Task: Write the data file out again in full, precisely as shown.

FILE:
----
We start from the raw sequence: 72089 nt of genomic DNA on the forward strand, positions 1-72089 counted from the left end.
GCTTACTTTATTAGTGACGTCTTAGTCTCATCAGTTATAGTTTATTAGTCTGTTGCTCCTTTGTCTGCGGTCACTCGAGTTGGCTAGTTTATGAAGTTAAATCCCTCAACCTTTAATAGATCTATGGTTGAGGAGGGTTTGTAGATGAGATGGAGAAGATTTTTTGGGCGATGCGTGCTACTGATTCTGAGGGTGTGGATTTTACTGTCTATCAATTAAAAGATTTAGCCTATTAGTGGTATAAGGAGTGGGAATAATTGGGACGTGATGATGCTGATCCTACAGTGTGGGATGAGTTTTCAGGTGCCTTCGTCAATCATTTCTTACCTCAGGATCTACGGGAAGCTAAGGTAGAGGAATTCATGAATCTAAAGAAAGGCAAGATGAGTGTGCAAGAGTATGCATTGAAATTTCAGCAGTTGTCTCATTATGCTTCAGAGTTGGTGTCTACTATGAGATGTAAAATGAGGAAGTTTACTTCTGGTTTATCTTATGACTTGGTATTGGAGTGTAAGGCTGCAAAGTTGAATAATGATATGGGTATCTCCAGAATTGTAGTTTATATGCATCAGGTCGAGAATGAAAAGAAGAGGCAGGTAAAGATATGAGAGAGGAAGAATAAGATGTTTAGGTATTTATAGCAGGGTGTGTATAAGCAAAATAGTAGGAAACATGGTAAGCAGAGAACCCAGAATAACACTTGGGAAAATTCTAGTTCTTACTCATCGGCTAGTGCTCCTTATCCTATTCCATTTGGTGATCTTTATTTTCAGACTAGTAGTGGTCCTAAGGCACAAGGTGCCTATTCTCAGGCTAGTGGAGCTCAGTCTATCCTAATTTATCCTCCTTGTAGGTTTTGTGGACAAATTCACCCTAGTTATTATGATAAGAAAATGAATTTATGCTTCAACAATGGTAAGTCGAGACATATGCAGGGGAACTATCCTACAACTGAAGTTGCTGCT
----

We start from the raw sequence: 72089 nt of genomic DNA on the forward strand, positions 1-72089 counted from the left end.
GCTTACTTTATTAGTGACGTCTTAGTCTCATCAGTTATAGTTTATTAGTCTGTTGCTCCTTTGTCTGCGGTCACTCGAGTTGGCTAGTTTATGAAGTTAAATCCCTCAACCTTTAATAGATCTATGGTTGAGGAGGGTTTGTAGATGAGATGGAGAAGATTTTTTGGGCGATGCGTGCTACTGATTCTGAGGGTGTGGATTTTACTGTCTATCAATTAAAAGATTTAGCCTATTAGTGGTATAAGGAGTGGGAATAATTGGGACGTGATGATGCTGATCCTACAGTGTGGGATGAGTTTTCAGGTGCCTTCGTCAATCATTTCTTACCTCAGGATCTACGGGAAGCTAAGGTAGAGGAATTCATGAATCTAAAGAAAGGCAAGATGAGTGTGCAAGAGTATGCATTGAAATTTCAGCAGTTGTCTCATTATGCTTCAGAGTTGGTGTCTACTATGAGATGTAAAATGAGGAAGTTTACTTCTGGTTTATCTTATGACTTGGTATTGGAGTGTAAGGCTGCAAAGTTGAATAATGATATGGGTATCTCCAGAATTGTAGTTTATATGCATCAGGTCGAGAATGAAAAGAAGAGGCAGGTAAAGATATGAGAGAGGAAGAATAAGATGTTTAGGTATTTATAGCAGGGTGTGTATAAGCAAAATAGTAGGAAACATGGTAAGCAGAGAACCCAGAATAACACTTGGGAAAATTCTAGTTCTTACTCATCGGCTAGTGCTCCTTATCCTATTCCATTTGGTGATCTTTATTTTCAGACTAGTAGTGGTCCTAAGGCACAAGGTGCCTATTCTCAGGCTAGTGGAGCTCAGTCTATCCTAATTTATCCTCCTTGTAGGTTTTGTGGACAAATTCACCCTAGTTATTATGATAAGAAAATGAATTTATGCTTCAACAATGGTAAGTCGAGACATATGCAGGGGAACTATCCTACAACTGAAGTTGCTGCT